Mandiwanzira and Moyo are reported to have started demanding for answers from the almost defunct Zimbabwe Broadcasting Cooperation’s (ZBC) Executive after its employees went for months without being remunerated. According to the Independent newspaper “Moyo faces an uphill task of, among other things, rationalising salary scales of senior managers at the troubled and top-heavy ZBC, with 46 managers gobbling up close to US$800 000 in wages, the Zimbabwe Independent has been told”.
The Independent recently also noted that “the least paid manager nets around US$7 000, while general managers get about US$18 000, heads of department around US$14 000 and the highest paid manager more than $20 000. The rest of the employees (reporters and supporting staff) get below US$1 000,” reported the standard. Apart from the ZBC quagmire, Moyo’s mammoth task is on censoring alternative and social media and redeeming Mugabe’s battered image.
The duo face several challenges among them is the issue of how to censor social media and alternative media especially the diasporic media. Moyo, upon being appointed Information Minister wasted no time in stating that the period for journalists to continue lying was over and that the season for ethical journalism had just but begun. If Moyo’s words are to be believed this would be a welcome development in Zimbabwean journalism whose ethics have deteriorated in the past decade to lowest levels as noted by UCT’s Dr Chuma in a recent report on the state of the media in Zimbabwe.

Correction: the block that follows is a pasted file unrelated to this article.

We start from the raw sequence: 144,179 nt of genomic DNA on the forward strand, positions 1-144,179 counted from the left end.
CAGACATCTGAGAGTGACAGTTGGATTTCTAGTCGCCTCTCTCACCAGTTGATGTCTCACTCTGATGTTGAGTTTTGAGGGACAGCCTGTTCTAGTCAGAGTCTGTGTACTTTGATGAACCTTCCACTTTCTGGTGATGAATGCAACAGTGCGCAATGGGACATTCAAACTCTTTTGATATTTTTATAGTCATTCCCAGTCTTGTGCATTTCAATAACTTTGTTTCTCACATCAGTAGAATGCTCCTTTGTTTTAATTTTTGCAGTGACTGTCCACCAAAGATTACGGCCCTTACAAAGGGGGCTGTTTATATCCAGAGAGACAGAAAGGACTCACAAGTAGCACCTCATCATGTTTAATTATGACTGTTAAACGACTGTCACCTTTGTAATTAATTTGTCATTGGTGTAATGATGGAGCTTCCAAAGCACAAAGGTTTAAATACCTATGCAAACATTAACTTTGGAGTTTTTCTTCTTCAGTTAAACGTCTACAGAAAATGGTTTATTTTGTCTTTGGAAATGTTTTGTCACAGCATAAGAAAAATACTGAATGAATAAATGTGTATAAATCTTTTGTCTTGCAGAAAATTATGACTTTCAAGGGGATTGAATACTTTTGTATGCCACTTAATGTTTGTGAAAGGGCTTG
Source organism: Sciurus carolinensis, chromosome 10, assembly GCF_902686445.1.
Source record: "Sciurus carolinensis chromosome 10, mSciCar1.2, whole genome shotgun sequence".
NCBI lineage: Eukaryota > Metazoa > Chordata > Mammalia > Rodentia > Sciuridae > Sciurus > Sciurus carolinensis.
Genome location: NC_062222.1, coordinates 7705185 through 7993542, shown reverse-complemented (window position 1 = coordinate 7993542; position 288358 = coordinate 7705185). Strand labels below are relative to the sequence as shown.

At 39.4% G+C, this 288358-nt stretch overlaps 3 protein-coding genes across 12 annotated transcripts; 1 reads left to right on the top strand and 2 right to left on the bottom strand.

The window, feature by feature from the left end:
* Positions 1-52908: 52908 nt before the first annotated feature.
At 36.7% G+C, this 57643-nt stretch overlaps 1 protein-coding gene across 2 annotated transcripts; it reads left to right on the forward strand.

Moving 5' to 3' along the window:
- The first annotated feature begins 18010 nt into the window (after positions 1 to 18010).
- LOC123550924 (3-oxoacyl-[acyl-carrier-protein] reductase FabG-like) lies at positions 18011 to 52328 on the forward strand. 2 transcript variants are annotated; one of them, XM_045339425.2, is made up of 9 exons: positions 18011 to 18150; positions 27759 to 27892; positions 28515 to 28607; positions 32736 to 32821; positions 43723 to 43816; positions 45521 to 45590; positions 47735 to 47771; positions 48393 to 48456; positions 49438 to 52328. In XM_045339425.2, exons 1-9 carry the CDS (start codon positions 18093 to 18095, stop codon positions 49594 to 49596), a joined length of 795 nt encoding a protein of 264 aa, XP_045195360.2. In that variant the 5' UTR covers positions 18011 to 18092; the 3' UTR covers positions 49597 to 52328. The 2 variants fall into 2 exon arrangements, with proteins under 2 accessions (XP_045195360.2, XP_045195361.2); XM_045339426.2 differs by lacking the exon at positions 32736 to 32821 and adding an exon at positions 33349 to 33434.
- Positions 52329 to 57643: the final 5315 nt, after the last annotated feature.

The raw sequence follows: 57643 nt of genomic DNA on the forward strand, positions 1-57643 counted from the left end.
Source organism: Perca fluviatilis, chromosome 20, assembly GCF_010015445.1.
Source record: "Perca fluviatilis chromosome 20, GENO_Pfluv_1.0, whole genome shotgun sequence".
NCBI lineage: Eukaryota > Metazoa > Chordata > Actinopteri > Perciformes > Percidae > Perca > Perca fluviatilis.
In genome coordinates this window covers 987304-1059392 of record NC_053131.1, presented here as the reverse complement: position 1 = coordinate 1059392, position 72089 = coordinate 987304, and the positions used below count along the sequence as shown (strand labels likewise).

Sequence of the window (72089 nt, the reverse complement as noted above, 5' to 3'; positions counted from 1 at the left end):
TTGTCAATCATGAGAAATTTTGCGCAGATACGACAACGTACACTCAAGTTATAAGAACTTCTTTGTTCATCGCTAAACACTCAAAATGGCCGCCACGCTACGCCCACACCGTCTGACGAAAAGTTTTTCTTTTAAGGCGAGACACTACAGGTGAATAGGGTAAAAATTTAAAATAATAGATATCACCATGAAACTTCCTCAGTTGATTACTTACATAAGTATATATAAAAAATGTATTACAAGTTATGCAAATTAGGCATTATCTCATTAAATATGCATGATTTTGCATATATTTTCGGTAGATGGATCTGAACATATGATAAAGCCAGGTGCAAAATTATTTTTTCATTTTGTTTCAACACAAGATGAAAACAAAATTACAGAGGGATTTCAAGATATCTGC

Dumisani Moyo (2007) conducted a research on ‘Alternative Media, Diasporas and the Mediation of the Zimbabwe Crisis’. Moyo discussed the use of the new media, especially internet, to answer to the state repression of the mass media. His paper analysed the value of these, often foreign-based, journalistic websites in relation to state repression. In part, issues raised by Moyo in 2007 point to challenges the reassigned Minister is facing especially on how to police journalists and censor the ever sprouting bloggers, social media characters such as Baba Jukwa and Mugrade 7.